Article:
BZÖ attacks government for helping ‘money sink’ Greece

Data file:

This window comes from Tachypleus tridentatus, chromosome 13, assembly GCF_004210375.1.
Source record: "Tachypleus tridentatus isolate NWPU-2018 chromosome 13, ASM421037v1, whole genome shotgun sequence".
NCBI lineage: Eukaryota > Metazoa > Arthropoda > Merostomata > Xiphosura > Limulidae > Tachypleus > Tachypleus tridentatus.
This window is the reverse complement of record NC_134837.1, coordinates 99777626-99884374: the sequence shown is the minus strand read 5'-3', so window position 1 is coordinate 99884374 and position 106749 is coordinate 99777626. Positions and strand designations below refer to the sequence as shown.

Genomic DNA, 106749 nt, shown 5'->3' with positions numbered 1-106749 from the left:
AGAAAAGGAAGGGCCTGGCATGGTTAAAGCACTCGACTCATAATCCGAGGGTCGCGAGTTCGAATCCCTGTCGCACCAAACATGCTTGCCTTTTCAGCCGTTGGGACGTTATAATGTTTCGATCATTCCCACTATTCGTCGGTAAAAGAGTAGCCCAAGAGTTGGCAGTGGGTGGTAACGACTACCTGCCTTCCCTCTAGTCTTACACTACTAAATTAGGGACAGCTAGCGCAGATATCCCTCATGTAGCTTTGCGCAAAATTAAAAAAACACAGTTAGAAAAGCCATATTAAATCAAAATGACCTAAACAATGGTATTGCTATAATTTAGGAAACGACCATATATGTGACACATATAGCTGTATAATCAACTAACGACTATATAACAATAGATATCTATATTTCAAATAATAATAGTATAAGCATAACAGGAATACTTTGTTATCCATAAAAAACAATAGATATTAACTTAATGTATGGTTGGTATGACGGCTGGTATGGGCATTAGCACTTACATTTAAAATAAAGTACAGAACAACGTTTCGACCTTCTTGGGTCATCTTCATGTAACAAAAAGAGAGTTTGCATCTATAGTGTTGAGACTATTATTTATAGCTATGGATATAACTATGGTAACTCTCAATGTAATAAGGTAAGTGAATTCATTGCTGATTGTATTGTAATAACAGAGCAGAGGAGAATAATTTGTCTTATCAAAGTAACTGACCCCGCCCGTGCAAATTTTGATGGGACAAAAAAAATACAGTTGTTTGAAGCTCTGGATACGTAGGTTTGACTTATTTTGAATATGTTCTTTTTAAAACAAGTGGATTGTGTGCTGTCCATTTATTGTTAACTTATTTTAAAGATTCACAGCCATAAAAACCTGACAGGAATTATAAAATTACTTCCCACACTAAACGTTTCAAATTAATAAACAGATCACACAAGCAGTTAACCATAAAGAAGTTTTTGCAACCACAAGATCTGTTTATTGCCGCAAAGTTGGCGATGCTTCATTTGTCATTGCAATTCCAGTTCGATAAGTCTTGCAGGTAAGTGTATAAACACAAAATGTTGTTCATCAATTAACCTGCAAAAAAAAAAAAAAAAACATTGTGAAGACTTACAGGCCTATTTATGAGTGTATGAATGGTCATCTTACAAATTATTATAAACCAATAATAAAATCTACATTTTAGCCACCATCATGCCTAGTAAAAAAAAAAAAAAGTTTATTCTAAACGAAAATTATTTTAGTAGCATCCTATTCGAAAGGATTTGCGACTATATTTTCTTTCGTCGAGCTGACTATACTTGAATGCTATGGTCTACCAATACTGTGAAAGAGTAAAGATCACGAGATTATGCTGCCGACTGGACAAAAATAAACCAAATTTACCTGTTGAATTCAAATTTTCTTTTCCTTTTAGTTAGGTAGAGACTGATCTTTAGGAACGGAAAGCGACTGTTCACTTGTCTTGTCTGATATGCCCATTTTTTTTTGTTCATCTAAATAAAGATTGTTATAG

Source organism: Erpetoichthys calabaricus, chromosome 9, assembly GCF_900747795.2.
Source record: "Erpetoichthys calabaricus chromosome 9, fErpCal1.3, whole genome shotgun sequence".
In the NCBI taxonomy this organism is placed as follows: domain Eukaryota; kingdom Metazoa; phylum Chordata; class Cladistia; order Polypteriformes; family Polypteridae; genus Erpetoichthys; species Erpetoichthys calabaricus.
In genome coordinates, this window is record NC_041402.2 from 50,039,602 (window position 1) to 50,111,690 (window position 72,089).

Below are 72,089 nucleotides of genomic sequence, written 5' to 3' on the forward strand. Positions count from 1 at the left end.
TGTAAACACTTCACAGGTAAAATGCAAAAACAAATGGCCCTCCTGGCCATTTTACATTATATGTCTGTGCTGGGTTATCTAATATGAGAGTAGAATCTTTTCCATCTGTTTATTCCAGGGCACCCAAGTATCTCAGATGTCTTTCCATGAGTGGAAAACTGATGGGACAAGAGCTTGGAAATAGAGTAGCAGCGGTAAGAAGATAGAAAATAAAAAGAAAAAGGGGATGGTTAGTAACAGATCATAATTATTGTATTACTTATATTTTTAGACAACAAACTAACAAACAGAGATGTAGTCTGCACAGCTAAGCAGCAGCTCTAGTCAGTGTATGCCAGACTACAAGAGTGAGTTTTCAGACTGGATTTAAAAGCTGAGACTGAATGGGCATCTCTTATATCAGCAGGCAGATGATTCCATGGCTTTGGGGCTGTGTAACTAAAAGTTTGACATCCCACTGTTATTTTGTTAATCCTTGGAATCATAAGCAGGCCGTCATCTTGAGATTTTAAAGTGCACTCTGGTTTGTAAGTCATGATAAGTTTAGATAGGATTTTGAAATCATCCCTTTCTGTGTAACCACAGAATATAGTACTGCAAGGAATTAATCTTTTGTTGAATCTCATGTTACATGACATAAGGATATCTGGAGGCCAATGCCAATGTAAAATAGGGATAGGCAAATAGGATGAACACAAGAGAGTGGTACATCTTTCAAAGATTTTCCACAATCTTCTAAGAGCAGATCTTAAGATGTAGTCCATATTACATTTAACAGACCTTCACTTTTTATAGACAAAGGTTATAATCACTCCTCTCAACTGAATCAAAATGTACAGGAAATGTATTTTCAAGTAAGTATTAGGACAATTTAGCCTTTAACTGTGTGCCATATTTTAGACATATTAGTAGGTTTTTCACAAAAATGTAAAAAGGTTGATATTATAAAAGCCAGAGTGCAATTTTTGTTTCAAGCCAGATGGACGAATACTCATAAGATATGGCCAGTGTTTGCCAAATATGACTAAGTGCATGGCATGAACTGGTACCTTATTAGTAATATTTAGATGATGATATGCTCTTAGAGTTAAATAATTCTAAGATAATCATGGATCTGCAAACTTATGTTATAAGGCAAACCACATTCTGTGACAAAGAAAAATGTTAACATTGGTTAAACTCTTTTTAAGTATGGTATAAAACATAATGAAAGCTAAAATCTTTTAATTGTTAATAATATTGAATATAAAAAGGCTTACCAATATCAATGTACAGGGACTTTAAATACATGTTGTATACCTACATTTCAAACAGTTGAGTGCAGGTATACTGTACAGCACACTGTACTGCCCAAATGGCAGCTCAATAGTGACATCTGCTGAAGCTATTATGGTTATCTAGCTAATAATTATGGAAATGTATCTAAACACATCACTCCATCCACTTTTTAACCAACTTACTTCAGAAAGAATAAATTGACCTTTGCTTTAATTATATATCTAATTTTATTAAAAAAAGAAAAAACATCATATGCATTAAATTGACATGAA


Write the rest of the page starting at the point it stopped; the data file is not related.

Austrian opposition politicians have criticised the government for deciding to financially support “money sink” Greece.Alliance for the Future of Austria (BZÖ) boss Josef Bucher said in parliament yesterday (Weds): “European leaders have failed. They have now agreed to assist ‘money sink’ Greece while not mentioning anything about a tax on risky financial speculations.”Bucher claimed the Euro “will be history” if speculators focus on Spain and Portugal who are also in serious financial difficulties.The BZÖ chief branded the coalition’s decision to contribute 2.3 billion Euros to the international rescue package for Greece as an “act of desperation without legitimisation of the parliament”.People’s Party (ÖVP) Finance Minister Josef Pröll defended the move.”Hundreds of thousands of jobs would be at risk if we don’t help Greece immediately,” he said.Pröll however also warned: “The time of cheating and tricking is over for Greece.”The minister revealed he was “angry” by former Greek leaders’ actions.BZÖ MP Ewald Stadler claimed the 110-billion-Euro rescue bid – agreed on by the EU’s 16 Eurozone countries and the International Monetary Fund (IMF) – would only help bank institutes. Stadler accused Pröll of “not having a clue” about what was going on.Freedom Party (FPÖ) head Heinz-Christian Strache attacked the coalition – formed by the ÖVP and the Social Democrats (SPÖ) – for not having held a referendum before agreeing on Austria’s participation.Greens foreign issues spokesman Alexander Van der Bellen said European Union (EU) leaders acted “incompetently” in their decision to financially support Greece which has worryingly high state debt and budget deficit figures.The chiefs of Austria’s five biggest banks earlier this week ensured they would not reduce investments in Greece.Raiffeisenzentralbank (RZB) chief Walter Rothensteiner said: “We will not speculate against Greece, and we won’t reduce our investments in the country.”Austrian banks have invested around 4.5 billion Euros in the country.